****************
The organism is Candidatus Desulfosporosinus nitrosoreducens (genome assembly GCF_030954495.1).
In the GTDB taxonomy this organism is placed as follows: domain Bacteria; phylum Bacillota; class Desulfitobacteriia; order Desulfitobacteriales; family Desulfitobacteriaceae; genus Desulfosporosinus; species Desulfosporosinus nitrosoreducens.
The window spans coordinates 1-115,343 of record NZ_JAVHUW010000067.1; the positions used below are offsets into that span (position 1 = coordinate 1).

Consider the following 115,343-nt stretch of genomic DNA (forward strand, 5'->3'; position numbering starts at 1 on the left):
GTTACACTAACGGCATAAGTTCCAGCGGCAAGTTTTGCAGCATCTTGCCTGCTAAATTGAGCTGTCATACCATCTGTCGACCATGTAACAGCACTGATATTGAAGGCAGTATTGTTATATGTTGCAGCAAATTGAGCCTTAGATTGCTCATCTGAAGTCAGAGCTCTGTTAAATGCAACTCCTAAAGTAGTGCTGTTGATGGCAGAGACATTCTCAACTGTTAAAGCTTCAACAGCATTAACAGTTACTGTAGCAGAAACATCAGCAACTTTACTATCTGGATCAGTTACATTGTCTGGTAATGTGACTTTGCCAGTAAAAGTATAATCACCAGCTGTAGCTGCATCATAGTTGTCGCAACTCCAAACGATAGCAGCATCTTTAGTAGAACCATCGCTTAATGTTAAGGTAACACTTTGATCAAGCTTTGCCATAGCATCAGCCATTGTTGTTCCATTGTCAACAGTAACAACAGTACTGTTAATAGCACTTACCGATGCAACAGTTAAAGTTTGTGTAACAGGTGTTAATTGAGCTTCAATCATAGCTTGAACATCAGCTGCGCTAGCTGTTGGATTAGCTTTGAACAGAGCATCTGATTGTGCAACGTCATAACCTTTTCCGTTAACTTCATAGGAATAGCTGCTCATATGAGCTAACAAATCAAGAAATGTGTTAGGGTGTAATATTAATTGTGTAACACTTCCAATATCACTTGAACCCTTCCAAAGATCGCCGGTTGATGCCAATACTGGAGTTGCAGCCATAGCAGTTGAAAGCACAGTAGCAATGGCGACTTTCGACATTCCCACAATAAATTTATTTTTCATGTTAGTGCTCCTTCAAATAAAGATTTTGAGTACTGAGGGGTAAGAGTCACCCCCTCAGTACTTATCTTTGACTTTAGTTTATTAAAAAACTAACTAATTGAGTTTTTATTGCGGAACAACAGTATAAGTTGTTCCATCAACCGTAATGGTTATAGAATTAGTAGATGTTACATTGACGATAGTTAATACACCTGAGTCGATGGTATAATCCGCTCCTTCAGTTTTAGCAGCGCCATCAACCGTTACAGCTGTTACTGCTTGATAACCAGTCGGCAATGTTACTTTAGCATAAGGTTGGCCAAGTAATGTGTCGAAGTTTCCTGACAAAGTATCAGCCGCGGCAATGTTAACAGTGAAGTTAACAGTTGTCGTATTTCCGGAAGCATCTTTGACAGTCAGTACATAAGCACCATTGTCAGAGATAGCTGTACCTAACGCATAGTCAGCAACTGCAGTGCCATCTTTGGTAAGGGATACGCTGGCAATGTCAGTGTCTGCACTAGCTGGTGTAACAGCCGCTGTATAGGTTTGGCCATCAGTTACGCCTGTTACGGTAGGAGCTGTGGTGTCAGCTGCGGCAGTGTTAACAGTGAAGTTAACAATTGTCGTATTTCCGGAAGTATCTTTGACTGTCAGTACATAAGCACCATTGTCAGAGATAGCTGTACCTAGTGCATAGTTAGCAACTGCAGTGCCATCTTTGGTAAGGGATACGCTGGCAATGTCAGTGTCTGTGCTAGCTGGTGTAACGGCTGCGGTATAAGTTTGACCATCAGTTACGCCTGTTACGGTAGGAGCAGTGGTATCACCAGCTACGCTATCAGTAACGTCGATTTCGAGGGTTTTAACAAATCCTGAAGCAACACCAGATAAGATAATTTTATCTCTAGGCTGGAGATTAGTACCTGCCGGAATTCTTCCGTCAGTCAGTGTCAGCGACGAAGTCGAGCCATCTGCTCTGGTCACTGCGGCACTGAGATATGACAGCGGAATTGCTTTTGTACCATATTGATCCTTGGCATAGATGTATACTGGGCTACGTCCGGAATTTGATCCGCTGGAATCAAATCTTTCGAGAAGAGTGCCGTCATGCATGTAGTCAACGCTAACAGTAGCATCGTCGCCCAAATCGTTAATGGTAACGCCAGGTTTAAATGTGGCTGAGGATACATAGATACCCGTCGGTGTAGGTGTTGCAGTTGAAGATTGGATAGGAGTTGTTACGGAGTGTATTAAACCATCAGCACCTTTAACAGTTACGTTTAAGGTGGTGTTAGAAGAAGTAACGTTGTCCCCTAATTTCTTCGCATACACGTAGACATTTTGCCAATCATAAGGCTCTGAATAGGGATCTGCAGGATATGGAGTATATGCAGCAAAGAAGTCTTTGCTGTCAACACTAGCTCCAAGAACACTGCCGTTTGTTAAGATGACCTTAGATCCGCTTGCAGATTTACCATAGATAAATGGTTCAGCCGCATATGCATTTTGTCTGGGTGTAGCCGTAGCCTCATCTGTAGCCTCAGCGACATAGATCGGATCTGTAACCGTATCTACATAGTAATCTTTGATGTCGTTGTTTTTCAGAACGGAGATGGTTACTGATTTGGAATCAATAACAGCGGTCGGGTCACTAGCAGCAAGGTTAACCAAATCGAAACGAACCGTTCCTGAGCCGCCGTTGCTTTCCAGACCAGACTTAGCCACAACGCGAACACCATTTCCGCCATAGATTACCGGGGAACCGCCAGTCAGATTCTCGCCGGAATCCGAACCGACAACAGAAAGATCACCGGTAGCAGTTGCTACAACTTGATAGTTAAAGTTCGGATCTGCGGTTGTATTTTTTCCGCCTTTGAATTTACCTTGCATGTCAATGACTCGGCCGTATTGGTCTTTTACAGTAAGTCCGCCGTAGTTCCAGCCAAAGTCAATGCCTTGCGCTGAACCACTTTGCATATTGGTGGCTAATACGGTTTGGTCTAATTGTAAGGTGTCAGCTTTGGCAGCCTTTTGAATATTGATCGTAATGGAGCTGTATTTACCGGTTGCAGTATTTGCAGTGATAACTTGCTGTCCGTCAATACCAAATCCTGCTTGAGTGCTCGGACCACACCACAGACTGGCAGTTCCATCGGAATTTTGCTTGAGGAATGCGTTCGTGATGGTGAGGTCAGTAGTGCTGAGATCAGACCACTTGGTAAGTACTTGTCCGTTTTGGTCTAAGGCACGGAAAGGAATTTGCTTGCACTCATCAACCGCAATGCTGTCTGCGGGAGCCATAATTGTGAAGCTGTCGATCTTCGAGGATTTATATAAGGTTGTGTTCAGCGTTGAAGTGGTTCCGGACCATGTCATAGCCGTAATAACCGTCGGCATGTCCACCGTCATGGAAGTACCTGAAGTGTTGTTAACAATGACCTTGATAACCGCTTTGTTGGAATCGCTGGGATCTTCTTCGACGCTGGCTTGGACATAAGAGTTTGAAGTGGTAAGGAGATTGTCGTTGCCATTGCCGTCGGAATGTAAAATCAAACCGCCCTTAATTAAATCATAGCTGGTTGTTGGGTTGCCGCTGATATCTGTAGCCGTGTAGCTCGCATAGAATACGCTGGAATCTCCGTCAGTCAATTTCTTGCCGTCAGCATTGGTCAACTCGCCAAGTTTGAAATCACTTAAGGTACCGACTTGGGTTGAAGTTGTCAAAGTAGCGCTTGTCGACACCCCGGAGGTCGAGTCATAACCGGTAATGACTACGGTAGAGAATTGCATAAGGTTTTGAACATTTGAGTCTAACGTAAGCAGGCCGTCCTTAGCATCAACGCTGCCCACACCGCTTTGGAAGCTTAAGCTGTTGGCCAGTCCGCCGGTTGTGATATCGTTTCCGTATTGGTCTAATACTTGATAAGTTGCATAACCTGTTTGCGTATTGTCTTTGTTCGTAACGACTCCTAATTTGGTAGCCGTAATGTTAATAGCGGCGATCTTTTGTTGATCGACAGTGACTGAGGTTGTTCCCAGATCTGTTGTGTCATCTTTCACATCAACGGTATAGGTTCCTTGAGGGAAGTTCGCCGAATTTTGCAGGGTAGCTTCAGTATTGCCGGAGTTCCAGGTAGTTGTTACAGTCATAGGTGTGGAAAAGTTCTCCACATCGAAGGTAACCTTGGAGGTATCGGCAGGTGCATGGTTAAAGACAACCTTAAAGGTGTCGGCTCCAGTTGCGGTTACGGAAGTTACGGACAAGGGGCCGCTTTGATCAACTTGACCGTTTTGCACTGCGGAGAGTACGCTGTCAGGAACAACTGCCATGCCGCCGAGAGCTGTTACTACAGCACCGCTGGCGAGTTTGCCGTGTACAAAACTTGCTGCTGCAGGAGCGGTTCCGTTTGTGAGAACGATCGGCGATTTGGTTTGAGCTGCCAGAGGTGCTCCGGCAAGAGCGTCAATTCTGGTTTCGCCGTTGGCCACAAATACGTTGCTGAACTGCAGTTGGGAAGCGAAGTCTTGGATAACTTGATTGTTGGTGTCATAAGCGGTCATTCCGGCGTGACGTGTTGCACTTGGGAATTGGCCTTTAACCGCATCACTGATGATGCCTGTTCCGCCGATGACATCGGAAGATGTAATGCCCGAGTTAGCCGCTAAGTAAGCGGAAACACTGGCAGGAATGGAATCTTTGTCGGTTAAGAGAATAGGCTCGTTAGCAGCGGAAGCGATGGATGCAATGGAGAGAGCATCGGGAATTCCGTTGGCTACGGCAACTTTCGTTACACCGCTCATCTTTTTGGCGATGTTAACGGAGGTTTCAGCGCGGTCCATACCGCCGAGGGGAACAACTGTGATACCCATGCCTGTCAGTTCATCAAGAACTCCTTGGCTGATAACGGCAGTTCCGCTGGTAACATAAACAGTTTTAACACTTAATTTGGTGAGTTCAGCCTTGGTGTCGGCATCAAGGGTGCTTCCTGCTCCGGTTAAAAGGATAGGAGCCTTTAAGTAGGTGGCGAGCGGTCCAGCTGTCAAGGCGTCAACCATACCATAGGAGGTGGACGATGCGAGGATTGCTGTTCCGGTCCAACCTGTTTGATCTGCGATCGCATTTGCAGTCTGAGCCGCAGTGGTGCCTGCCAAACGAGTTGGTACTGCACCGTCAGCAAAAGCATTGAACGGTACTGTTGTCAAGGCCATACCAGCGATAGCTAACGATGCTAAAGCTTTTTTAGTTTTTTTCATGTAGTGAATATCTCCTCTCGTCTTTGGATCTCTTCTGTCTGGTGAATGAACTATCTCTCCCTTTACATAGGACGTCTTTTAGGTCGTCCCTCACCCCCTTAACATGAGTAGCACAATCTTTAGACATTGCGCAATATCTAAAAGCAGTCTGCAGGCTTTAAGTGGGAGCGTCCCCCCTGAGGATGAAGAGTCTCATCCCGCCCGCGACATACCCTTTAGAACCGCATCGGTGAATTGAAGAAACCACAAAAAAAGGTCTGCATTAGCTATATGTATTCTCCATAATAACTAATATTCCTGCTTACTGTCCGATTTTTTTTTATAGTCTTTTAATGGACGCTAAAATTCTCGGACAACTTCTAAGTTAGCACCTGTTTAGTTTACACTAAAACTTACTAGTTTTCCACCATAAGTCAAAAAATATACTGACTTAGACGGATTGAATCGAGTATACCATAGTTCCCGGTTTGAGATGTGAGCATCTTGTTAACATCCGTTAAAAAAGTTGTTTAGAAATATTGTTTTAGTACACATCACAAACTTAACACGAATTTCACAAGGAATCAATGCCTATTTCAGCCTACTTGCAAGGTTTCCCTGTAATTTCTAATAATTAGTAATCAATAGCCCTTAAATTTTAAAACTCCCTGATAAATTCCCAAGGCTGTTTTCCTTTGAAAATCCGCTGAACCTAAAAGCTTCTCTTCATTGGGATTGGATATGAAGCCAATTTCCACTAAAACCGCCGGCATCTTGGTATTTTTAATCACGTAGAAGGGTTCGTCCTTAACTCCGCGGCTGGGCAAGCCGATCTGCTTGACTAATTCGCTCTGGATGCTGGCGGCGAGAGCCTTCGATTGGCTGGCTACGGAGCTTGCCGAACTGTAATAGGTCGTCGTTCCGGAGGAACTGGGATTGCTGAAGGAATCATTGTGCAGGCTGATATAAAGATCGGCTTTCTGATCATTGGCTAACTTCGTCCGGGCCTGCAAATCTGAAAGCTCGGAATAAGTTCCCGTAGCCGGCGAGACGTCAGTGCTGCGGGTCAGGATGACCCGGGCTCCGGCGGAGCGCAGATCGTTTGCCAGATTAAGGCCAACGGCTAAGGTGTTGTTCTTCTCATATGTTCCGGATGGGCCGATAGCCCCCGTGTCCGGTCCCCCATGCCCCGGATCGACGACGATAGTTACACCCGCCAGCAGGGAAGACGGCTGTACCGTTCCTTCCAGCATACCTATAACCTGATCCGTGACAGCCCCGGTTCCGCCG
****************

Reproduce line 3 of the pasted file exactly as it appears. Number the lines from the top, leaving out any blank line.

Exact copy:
The window spans coordinates 1-115,343 of record NZ_JAVHUW010000067.1; the positions used below are offsets into that span (position 1 = coordinate 1).